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EU regulators approve Dexia bailout

BRUSSELS: EU regulators gave approval yesterday to a bailout of bank Dexia, including a 5.5 billion euro ($7.27bn) capital injection by Belgium and France.

The executive European Commission waved through the restructuring of Dexia, once the world's largest municipal lender, which will be almost totally nationalised with a large part of its borrowing also supported by guarantees from Belgium, France and Luxembourg.

Dexia's shareholders last week accepted that France and Belgium would own almost 96 per cent of the group to avoid an immediate liquidation that board members warned could have caused a Lehman-style shockwave across Europe.

"As foreseen by our rules, the approved plan ensures that the continued market presence of some parts of the Dexia group is truly justified, without artificially keeping alive a failed business model, and that competition distortions resulting from the aid received are minimised," EU Competition Commissioner Joaquin Almunia said in a statement.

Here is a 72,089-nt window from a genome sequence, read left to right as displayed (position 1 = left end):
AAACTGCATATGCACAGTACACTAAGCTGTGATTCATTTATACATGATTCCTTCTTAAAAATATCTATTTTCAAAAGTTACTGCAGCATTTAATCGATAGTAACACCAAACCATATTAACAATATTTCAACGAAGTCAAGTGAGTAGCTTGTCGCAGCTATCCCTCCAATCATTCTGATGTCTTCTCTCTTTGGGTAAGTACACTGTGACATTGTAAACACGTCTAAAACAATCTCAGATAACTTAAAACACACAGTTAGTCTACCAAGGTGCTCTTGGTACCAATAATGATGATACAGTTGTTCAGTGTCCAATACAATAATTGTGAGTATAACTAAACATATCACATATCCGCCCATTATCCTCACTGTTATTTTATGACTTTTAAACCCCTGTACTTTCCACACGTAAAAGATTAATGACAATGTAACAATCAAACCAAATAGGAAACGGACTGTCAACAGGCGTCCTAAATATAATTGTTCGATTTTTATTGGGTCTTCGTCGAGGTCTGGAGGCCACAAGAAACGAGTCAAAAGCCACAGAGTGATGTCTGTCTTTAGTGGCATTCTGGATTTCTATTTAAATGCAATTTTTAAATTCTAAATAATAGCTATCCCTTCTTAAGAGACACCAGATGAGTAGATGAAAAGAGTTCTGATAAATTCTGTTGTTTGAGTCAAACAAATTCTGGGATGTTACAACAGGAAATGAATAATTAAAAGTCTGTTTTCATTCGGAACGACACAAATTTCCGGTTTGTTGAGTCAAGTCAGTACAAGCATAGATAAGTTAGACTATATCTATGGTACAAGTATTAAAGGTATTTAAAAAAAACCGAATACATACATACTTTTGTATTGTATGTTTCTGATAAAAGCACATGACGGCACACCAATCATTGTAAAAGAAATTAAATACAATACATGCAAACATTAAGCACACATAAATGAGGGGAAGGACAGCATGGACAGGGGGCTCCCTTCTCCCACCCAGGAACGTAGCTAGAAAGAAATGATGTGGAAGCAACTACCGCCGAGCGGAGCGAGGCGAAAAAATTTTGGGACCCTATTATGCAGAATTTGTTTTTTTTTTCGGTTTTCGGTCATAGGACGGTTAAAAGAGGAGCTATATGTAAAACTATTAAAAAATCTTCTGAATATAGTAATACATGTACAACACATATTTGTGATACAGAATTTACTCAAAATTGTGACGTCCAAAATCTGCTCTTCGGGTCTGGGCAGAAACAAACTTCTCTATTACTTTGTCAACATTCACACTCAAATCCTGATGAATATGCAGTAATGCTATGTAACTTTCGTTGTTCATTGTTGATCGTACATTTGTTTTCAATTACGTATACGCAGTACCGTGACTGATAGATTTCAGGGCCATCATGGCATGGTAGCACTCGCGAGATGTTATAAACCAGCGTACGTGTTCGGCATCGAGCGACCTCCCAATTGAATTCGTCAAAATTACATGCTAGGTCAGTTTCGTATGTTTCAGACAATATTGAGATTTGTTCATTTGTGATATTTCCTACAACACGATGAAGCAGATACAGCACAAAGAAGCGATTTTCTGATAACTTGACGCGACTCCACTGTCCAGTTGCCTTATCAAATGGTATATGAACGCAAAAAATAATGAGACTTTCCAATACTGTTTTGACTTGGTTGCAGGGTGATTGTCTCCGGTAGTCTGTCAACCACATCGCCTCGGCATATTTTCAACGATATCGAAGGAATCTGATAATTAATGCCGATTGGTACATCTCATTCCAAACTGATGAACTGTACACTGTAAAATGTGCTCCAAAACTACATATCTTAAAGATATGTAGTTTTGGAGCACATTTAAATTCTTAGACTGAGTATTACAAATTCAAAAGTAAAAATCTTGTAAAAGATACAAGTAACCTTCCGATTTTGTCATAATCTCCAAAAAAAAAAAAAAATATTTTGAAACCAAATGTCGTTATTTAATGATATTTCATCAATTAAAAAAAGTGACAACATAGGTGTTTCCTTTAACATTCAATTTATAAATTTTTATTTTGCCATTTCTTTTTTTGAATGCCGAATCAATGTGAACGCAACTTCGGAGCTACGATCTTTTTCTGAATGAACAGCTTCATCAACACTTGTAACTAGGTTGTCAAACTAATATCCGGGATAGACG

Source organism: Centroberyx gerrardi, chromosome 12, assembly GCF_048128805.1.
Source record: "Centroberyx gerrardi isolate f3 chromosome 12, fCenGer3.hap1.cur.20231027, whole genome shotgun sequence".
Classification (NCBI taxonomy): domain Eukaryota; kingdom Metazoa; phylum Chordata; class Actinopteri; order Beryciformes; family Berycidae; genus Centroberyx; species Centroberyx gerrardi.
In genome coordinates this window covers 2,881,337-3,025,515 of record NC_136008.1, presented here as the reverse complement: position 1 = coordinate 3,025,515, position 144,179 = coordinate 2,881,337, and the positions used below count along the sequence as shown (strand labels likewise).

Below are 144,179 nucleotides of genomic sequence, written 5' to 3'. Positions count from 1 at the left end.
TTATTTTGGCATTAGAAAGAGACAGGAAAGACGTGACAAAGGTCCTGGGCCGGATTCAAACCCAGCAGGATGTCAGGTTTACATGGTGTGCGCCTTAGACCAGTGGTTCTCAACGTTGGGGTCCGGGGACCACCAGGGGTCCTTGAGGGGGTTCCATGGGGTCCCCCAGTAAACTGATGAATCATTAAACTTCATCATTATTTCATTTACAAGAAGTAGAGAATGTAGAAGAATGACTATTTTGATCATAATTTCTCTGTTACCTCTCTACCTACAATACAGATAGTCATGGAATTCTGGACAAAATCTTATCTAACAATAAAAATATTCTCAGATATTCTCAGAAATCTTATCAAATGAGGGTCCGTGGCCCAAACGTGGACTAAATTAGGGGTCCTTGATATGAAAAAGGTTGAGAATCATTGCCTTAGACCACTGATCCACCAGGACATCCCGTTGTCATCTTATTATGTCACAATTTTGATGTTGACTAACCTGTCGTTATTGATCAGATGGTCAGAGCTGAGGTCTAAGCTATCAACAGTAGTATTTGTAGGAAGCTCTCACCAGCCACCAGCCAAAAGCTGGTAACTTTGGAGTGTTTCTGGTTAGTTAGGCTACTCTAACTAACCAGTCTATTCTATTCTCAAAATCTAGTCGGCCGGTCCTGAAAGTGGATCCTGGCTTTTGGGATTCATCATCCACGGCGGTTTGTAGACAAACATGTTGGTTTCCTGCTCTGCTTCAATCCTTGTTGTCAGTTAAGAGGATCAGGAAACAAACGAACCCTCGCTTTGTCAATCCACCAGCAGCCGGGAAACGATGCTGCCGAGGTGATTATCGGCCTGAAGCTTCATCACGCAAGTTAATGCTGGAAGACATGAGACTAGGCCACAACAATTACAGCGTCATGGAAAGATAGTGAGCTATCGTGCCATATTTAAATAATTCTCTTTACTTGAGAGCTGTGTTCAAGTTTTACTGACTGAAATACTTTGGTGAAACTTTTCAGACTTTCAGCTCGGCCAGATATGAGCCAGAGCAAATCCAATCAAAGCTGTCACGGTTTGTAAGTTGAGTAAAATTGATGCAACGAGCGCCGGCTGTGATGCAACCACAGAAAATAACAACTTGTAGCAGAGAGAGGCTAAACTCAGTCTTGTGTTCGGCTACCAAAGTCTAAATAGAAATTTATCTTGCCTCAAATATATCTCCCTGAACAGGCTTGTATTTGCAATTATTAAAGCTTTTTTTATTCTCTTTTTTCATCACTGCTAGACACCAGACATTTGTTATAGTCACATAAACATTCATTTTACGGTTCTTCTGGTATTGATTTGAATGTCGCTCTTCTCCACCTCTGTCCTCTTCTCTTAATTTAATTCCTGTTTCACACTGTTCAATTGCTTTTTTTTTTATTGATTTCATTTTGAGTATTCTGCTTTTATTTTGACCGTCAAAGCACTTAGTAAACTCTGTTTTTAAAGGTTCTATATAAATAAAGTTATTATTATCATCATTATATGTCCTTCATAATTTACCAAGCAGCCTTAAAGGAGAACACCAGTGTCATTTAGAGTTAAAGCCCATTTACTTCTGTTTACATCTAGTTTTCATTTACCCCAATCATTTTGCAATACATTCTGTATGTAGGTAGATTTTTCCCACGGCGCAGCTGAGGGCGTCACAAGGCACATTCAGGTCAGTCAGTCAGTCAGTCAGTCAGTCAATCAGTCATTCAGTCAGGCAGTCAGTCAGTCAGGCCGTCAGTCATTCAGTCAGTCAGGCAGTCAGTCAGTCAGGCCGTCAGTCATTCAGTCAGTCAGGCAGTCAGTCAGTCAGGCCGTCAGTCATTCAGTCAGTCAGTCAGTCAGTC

"...The plan brings the cost for the taxpayer down to the level strictly necessary to carry out the orderly resolution process," said Almunia, who as competition regulator oversees state aid schemes within the 27-member European Union.

Belgium bought the group's retail operations in the country, now known as Belfius, for four billion euros in October 2011, when Dexia was bailed out for a second time.

The Commission said Belgium had made adequate commitments to not distort competition in the banking and insurance markets where Belfius was active.

Belfius would also adequately contribute to the costs of its own restructuring, the Commission statement added.



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